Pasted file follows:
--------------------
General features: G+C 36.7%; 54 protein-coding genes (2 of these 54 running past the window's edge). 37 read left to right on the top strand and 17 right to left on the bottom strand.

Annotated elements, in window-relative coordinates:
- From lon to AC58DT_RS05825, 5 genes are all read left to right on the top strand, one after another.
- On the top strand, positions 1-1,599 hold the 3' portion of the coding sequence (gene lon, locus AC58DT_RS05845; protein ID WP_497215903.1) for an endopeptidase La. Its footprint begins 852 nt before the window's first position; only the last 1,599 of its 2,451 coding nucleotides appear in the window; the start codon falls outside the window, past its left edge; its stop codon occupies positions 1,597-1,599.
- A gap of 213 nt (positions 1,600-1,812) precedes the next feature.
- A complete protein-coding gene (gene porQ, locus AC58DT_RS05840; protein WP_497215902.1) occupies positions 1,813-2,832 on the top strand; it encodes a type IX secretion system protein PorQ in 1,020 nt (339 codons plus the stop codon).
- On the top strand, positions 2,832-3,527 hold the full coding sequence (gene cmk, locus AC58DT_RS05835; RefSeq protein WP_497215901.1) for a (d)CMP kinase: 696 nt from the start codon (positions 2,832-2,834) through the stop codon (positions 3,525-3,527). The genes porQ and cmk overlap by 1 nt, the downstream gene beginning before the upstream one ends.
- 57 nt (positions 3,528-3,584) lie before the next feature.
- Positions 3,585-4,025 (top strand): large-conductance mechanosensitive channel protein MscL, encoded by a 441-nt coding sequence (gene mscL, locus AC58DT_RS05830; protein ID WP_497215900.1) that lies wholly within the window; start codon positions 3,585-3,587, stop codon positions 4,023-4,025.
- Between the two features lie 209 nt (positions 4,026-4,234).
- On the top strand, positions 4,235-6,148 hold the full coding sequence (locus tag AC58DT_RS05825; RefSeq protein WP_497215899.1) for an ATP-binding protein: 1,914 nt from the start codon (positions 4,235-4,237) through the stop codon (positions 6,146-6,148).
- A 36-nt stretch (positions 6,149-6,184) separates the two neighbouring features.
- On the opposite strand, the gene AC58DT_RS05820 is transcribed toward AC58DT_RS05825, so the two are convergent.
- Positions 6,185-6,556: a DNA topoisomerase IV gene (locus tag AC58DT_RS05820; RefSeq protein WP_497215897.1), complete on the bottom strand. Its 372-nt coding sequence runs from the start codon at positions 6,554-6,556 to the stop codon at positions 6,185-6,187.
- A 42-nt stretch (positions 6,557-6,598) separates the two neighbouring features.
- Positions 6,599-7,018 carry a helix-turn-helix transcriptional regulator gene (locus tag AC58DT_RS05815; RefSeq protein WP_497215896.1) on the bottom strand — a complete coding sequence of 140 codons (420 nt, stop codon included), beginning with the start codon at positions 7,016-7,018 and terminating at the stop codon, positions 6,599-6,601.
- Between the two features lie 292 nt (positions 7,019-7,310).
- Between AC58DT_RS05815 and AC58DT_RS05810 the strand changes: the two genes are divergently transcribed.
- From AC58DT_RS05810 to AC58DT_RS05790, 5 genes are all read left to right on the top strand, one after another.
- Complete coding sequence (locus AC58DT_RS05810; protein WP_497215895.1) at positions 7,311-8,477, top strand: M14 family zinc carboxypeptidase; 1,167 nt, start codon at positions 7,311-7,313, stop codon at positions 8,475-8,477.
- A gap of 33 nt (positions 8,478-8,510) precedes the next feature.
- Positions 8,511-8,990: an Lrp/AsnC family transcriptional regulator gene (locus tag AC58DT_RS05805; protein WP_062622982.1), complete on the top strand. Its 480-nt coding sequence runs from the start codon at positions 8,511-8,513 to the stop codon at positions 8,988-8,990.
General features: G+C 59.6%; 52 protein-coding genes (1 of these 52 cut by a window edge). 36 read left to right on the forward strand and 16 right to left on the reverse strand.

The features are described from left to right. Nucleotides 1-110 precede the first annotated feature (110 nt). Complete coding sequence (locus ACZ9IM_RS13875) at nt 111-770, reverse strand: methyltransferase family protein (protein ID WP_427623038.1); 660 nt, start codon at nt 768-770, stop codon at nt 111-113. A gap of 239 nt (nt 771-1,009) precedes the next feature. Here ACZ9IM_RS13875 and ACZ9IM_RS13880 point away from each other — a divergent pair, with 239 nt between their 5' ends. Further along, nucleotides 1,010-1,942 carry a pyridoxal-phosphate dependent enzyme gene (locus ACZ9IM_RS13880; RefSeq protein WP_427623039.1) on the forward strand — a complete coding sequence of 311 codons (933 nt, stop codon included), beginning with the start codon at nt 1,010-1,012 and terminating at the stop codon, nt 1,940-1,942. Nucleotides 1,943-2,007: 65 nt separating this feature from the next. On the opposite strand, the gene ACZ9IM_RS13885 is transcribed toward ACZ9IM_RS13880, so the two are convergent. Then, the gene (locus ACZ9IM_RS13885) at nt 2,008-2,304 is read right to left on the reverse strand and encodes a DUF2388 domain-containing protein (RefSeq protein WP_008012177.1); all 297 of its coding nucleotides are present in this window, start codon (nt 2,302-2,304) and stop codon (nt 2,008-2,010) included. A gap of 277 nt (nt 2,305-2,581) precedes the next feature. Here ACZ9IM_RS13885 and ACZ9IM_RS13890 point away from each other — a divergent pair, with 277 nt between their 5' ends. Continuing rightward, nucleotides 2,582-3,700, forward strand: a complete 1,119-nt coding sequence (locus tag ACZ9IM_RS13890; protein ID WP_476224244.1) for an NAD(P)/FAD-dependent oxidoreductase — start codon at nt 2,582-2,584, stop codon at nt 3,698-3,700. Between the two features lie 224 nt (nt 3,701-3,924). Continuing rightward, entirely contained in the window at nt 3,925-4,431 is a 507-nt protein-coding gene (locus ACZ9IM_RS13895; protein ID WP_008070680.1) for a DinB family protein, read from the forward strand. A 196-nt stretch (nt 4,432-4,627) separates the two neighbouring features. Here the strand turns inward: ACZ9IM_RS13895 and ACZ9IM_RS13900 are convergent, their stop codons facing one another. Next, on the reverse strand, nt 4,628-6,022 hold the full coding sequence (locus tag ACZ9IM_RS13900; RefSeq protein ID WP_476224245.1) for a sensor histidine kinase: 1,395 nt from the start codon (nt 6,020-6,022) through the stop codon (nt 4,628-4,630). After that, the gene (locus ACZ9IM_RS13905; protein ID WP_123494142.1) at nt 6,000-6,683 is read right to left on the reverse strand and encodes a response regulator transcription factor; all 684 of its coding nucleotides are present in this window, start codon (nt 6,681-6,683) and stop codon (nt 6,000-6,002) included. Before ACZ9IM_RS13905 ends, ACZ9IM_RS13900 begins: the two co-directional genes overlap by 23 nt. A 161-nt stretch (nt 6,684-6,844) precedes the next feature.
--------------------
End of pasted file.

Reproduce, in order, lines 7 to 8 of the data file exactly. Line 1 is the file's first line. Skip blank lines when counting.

- On the top strand, positions 2,832-3,527 hold the full coding sequence (gene cmk, locus AC58DT_RS05835; RefSeq protein WP_497215901.1) for a (d)CMP kinase: 696 nt from the start codon (positions 2,832-2,834) through the stop codon (positions 3,525-3,527). The genes porQ and cmk overlap by 1 nt, the downstream gene beginning before the upstream one ends.
- 57 nt (positions 3,528-3,584) lie before the next feature.